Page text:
Alas: Lily Koppel’s The Red Leather Diary goes far past the point of diminishing literary, intellectual and emotional returns. The book feels stretched, as though it doesn’t contain enough material for its size—which might appropriate, since its genesis is “Speak, Memory“, an article Koppel wrote for the New York Times two years ago.
The Red Leather Diary is structured in an unusual way: it has an introduction and conclusion written in Koppel’s voice, in which she describes finding the diary and then its writer, Florence Wolfson. The middle section is the longest, which contains the raw diary entries in italics, like this:
How my heart’s wagging! I have no right to complain—Four boys called last night and there wee many moments when I would have preferred solitude—but. I made three or four appointments next week.
Below, a section in the reportorial third person explains or elaborates on the passage, presumably with the help of today’s 90-year-old Wolfson. The companion for the diary entry above says:
The Wolfsons’ telephone, a heavy black Bakelite French model, had recently replaced the old candlestick kind with the receiver hanging from a hook. It was always ringing, its loud, clear bell announcing new admirers for Florence. […] Her father, who had his office in their apartment, answered calls at night in case it was a patient, but usually it was for that “boy crazy girl.”
This passage also illustrates some of the book’s problems: the long strings of adjectives piled on, the general statements that don’t add much to the narrative or mise en scène, and the tendency to give random detail, like the nature of the Wolfsons’ phone. I liked reading The Red Leather Diary but tended to skip parts like the one above in favor of the introspective or, to use an anachronism appropriate in the context of the late 1920s, “racy” parts. The dull and exciting could exist back to back; on page 62 we learn that Florence “enrolled in a life drawing class at the Art Students League on West Fifty-seventh Street […] There she drew for a few hours several days a week after school and on Saturday mornings.” Page 63 brings something beyond reportage: “The other students were older than Florence, serious about their art, but seemed defeated by life. They were weighed down by unhappy marriages and boring office jobs.”
The “defeated by life” cliché annoys, but the move toward commentary on the anonymous and, presumably, unsuccessful would-be artists reminds me of the precariousness of hope and talent. This juxtaposition of solid, understated writing and what induces yawns continues throughout. On 299, Koppel tells us “It was a sad day when [the Claremont Riding Academy] closed in 2007.” Sad? Why? And is “sad” all that can be said for it? From pages 312 – 314, however, Koppel evokes the passing of time well, thought it succumbs to The Wonderful Past:
“The people, the culture, the brains […] It’s terrible today. Does anybody think and write philosophy? I can’t imagine my grandchild or my great-grandchild or anyone writing this,” she said, tapping the diary.
Consider that in relation to a critic responding to a fake diary of 18th century Europe, as quoted in the Wall Street Journal: “No modern girl will ever write a diary like this. Cleone Knox breathes the very spirit of the witty, robust, patriotic, wicked, hard-drinking, hard-swearing 18th century.” This theme of past greatness is a persistent irritant in The Red Leather Diary. Apparently, in the 1920s, reporters were also recalling how it used to be, as Koppel quotes one who writes of actress Eva Le Gallienne, “‘She evokes another age, far removed from our restless today, a time when Leonardo lay for hours watching a tiny flower unfold, when living itself was a fine art.'”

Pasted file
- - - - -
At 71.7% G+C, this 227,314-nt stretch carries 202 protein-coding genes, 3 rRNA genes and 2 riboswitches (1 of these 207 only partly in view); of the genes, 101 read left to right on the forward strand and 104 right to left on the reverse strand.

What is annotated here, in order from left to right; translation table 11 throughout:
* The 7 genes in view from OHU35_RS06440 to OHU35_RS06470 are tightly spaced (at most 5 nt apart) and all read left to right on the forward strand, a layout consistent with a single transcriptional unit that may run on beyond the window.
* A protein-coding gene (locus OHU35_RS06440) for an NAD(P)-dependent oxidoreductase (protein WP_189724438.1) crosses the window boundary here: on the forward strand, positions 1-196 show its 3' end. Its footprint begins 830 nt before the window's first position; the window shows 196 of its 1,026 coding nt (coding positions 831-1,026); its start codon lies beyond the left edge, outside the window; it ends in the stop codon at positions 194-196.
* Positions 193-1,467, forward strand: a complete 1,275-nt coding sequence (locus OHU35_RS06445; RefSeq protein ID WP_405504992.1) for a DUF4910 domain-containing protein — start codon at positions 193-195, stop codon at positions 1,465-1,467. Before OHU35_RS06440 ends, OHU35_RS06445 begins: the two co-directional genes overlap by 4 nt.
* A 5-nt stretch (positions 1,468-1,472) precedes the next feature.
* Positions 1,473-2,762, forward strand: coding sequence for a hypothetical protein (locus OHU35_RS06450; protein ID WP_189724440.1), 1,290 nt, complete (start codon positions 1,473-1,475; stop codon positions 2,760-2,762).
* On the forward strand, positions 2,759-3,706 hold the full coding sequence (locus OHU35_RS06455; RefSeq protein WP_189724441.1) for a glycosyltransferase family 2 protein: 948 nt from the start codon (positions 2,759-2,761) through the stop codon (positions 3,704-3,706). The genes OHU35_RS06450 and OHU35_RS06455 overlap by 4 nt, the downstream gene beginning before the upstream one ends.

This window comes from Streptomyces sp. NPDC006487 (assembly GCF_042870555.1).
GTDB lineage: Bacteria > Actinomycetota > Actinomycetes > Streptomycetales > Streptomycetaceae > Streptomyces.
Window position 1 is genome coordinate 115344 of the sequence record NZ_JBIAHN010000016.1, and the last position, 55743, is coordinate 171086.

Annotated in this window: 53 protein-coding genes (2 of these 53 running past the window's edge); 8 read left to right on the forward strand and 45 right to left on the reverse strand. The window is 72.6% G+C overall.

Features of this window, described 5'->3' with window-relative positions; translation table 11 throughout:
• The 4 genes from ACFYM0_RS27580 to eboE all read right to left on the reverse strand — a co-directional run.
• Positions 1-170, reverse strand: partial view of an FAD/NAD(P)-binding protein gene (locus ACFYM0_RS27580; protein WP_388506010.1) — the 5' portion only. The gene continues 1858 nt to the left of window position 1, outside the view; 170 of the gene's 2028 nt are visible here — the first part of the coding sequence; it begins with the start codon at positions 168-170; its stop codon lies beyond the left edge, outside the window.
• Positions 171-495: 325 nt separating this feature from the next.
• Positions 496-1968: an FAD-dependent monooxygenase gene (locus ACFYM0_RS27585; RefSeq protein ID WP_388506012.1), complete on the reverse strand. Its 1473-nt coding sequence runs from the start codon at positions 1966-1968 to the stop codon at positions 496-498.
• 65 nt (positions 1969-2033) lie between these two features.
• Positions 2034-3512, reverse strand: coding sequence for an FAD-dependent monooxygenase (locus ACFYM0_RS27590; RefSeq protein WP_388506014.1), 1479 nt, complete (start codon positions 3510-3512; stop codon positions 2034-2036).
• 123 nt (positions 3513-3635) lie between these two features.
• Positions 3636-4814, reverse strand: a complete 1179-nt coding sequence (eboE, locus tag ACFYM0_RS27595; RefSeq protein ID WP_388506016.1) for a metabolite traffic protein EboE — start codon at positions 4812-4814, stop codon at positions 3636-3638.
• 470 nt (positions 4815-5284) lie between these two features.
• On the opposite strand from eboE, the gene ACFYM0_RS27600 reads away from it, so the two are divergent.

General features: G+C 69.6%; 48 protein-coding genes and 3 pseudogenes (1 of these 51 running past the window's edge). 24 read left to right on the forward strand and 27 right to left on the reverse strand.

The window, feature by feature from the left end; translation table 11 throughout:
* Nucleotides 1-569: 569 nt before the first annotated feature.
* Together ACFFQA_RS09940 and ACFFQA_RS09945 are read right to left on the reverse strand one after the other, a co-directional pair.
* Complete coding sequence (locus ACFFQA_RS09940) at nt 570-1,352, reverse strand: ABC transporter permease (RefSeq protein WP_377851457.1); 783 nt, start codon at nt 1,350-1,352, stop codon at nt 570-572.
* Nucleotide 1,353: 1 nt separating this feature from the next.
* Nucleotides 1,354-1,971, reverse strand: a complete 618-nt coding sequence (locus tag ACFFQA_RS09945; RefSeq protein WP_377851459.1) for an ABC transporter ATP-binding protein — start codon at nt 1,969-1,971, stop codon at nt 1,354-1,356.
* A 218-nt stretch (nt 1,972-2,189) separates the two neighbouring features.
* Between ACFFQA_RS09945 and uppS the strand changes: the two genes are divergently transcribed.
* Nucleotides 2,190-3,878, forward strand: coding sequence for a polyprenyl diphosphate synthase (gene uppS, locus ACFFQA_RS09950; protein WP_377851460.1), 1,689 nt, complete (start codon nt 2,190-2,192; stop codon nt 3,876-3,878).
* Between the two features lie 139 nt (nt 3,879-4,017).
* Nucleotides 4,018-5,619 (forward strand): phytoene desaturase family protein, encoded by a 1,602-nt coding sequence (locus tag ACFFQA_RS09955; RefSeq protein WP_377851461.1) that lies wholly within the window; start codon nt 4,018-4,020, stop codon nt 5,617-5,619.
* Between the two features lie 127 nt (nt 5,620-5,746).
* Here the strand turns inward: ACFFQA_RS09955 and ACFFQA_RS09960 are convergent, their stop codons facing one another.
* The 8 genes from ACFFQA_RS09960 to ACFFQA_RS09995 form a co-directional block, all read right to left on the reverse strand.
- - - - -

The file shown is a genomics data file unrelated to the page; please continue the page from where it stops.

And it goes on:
Maybe so, but for most people in most places I suspect life has been hectic and filled with strife, whether physical or mental, even for the wealthy and privileged like Florence. Yet her life was rich and she was perceptive; one entry says, “Out with Pearl [one of Florence’s female lovers] and accidentally came upon a life that was real and beautiful and made me feel loathsome—a blind pianist who is happy—in a small cheap restaurant.” So it is with this book: the generic and the oddly touching juxtaposed, with too much of the former and too little of the latter.
The Red Leather Diary also has distracting statements that are bizarre and probably wrong, as when Koppel says, “Our colossal spires are no longer seen as great lighthouses for the triumph of the human spirit but as dusty old stage sets, the backdrop of chain stores.” She’s talking about skyscrapers, and “colossal spires” is an artistic reach that falls flat, and, furthermore, I’m not sure they were ever seen as “great lighthouses for the triumph of the human spirit,” and, if they were, why would that have changed? And who is doing the seeing and perceiving in this sentence? I could take some guesses, but reading thoughts like this one combined with the aforementioned one about drawing frustrated me. The original article was all substance, while The Red Leather Diary is considerably less than all substance, and even if the absolute amount of substance might be greater than “Speak, Memory,” trawling through the filler lessens its impact.